When Aphrodite is caught committing adultery by her husband, she begins telling an intricate tale following four individuals in World War II in hope that the tale will show her husband what she is going through. The novel is written in different perspectives and really captures human nature beautifully. This romance/historical-fiction fusion was a page turner and I highly recommend it for all history fanatics.

Recommended by Shreeya

Unnatural Disasters by Jeff Hirsch

A girl tries to rebuild after DC is bombed and her world falls apart. I found the way the story skips ahead to be a little annoying, but other than that it was an enjoyable read.

Recommended by Caleb

Full Disclosure by Camryn Garrett

A story of a black, questioning teen girl with HIV struggling to navigate high school. It focuses on her relationships with her friends and fellow classmates, and attempting to keep her HIV a secret. A liked how well the main character was written and developed, and her story is one that needs to be told. It was an excellent book, I would highly recommend.

Nominated by Jackie

 

We have another meeting coming up this Friday and some more books to review then, so stay tuned.

 

Happy Reading!

Two More Reviews

Hi All,

With the last 3 meetings being only a week apart, it’s been harder to finish books, but we still got two done and here are the reviews!

Slay by Brittney Morris

An intriguing story about a black coder and a murder. Kiera invents a[n online] game, but then someone is murdered. Her game is called racist, then a troll invades [it]. I thought it was really intriguing and would recommend.

–Recommended by Nicole

((For those of you not familiar with internet culture, a ‘troll’ in this context refers to someone on the internet who deliberately causes trouble and tries to ignite arguments and animosity between others. Trolls often cause trouble for the enjoyment of the chaos and anger it brings. A popular internet saying is “Don’t feed the trolls,” meaning that you should not encourage these types of people by paying attention and responding to them.))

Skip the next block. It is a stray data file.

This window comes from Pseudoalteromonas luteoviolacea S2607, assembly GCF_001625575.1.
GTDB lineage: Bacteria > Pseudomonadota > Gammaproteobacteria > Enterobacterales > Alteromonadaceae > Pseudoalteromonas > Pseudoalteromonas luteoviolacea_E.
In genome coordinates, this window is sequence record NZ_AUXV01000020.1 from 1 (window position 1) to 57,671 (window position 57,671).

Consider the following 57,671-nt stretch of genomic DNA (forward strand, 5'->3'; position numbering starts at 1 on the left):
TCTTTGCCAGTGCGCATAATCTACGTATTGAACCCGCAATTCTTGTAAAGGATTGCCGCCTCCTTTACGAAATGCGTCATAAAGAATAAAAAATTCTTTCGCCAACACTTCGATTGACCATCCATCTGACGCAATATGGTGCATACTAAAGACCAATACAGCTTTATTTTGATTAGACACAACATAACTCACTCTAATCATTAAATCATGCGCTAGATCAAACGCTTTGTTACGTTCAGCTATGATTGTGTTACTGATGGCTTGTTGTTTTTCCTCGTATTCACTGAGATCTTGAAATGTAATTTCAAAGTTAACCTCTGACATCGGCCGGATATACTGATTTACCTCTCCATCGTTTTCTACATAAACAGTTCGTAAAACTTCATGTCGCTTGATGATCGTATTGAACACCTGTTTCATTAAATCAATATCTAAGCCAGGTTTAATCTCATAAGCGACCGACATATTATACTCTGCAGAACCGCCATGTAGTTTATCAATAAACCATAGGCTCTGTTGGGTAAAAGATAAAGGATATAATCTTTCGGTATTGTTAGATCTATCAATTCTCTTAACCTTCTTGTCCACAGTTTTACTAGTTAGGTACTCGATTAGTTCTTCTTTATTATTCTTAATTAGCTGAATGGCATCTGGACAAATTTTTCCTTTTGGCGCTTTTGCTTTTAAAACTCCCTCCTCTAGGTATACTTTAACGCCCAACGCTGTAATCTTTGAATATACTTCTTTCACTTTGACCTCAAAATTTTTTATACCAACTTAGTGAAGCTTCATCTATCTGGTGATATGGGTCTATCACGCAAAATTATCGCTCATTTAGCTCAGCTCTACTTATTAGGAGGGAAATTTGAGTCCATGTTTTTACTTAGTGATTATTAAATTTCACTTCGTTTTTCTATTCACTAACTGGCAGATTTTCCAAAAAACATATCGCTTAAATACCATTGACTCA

The Kingdom by Jess Rothernberg

Jess Rothenberg’s ‘The Kingdom’ takes place ina high tech theme park that features cyborgs. It follows Ana, one of the park’s “hybrids” (cyborgs). One of the park’s employees is missing and Ana is suspected of murder. This book was well-written and I would definitely recommend it.

–Recommended by Anonymous

 

We’ve got another meeting Friday, so hopefully we can crank a few more reviews out then!

 

Happy Reading!

August 2019–Meeting 1

Hello all,

We’ve been reading and reading so here are our reviews!

Stepsister by Jennifer Donelly

Stepsister by Jennifer Donelly is a retelling of Cinderella from the point of view of one of the “ugly” stepsisters. Told through the eyes of the stepsister, Isabelle, and the Greek god Dionysus, the story follows Isabelle after her stepsister Ella became queen. I like this book because it has themes like the meaning of ‘beautiful’ and redemption as well as changing your fate. The only reason I wouldn’t nominate this book would be the ending. However, the rest of the book was well worth reading.

–Recommended by Anonymous

The Things She’s Seen by Ambelin and Ezekiel Kwaymullina

A dead girl helps her father solve crimes and move past his own grief. A surreal yet heartfelt story for mystery lovers and supernaturalists alike.

–Nominated by Caleb

Lovely War by Julie Berry

“Lovely War” by Julie Berry is a romance taking place in World War I as told by Aphrodite. The book starts with Hephaestus catching Aphrodite and Ares in an affair in a golden net. He then puts them on trial and Aphrodite tells two stories of romances she helped to build during the war. I loved the writing style, the dialogue, and the perspective on Aphrodite’s work. This was a beautifully written book and I would highly recommend it, especially to those interested in Greek mythology.